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You might enjoy A snowy spring or A glory of swans.

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15 Comments leave one →
  1. February 25, 2015 3:49 am

    Wonderful pictures.

    I just have to ask, is it freezing cold in the castle in the winter? I was just wondering if the inside matched the look of the outside picture. It must be a nightmare to heat.

  2. boyd permalink
    February 25, 2015 5:09 am

    funny. i was wondering the same thing as Deb. Given the -30C incentive heat is always on my mind. how do you heat that space

    • February 26, 2015 1:07 pm

      Haha, Deb and Boyd, you wouldn’t believe how often we get asked that! It can certainly be a challenge to heat this place.

      To answer ‘is it freezing’, I would say no, it’s mostly OK now. We got the roof insulated over the summer, which has made an enormous difference. (You’d have thought that someone would have thought to do it over the past 400 years!) Now we no longer have icy air dropping on our heads in bed at night. As to ‘how do we heat it’, the answer is we got a new boiler put in a few years back which burns waste oil, and (now that we have a fairly reliable version) does a pretty good job in keeping parts of the castle warm. We don’t heat the towers, which are mostly empty anyway and have no plumbing.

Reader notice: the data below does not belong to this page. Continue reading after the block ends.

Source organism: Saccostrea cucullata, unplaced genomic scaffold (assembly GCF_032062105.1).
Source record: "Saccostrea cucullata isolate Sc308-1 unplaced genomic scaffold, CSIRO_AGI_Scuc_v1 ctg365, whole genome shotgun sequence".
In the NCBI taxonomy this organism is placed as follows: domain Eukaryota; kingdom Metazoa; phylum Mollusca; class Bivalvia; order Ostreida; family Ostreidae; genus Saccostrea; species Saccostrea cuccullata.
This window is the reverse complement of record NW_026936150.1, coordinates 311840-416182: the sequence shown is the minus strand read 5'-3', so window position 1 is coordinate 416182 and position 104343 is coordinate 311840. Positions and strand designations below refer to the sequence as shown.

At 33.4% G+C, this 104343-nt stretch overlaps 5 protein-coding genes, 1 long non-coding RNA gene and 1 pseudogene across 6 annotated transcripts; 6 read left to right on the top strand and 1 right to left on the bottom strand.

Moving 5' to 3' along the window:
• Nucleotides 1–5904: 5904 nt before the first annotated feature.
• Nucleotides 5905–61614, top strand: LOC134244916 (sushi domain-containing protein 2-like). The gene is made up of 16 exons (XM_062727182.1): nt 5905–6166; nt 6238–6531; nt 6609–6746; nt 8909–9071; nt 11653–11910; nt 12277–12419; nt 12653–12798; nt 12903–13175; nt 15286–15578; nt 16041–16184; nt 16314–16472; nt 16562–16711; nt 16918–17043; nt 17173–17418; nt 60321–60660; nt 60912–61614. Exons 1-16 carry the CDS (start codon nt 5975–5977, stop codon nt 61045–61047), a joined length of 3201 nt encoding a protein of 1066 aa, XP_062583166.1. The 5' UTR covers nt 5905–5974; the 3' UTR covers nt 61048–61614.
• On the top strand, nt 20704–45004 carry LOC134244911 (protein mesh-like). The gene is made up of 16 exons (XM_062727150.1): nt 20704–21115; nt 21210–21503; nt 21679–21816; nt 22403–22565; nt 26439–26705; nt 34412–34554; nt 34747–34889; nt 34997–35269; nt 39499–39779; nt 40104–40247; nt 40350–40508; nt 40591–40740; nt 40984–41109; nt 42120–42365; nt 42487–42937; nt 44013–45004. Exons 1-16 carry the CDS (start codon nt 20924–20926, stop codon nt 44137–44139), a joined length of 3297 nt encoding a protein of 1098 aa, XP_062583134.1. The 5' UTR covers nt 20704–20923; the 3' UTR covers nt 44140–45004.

It’s all relative, I suppose. I am always amazed to see photos of people in tee shirts in their homes in a northern midwinter. It’s winter: turn the heating down and put some more layers on! I always wear plenty of layers of wool and just grab another one if it gets chilly – though I don’t much enjoy it when I have to wear mittens in the house, and I hate it when there’s a westerly gale blowing through the chinks in the walls and my feet get cold in the kitchen. But we have a wood stove in our family ‘den’, and mostly it’s nowhere near as spartan as people assume.

      If you want a taste of what it was like in the bad old days, you might get a laugh from https://dancingbeastie.wordpress.com/2010/12/20/my-epic-life/
      🙂

  3. hmunro permalink
    February 25, 2015 6:30 pm

    This post is sheer poetry! May your days soon grow warmer, and the birdsong more confident, and may you soon be posting photos of cherry blossoms in full bloom. xx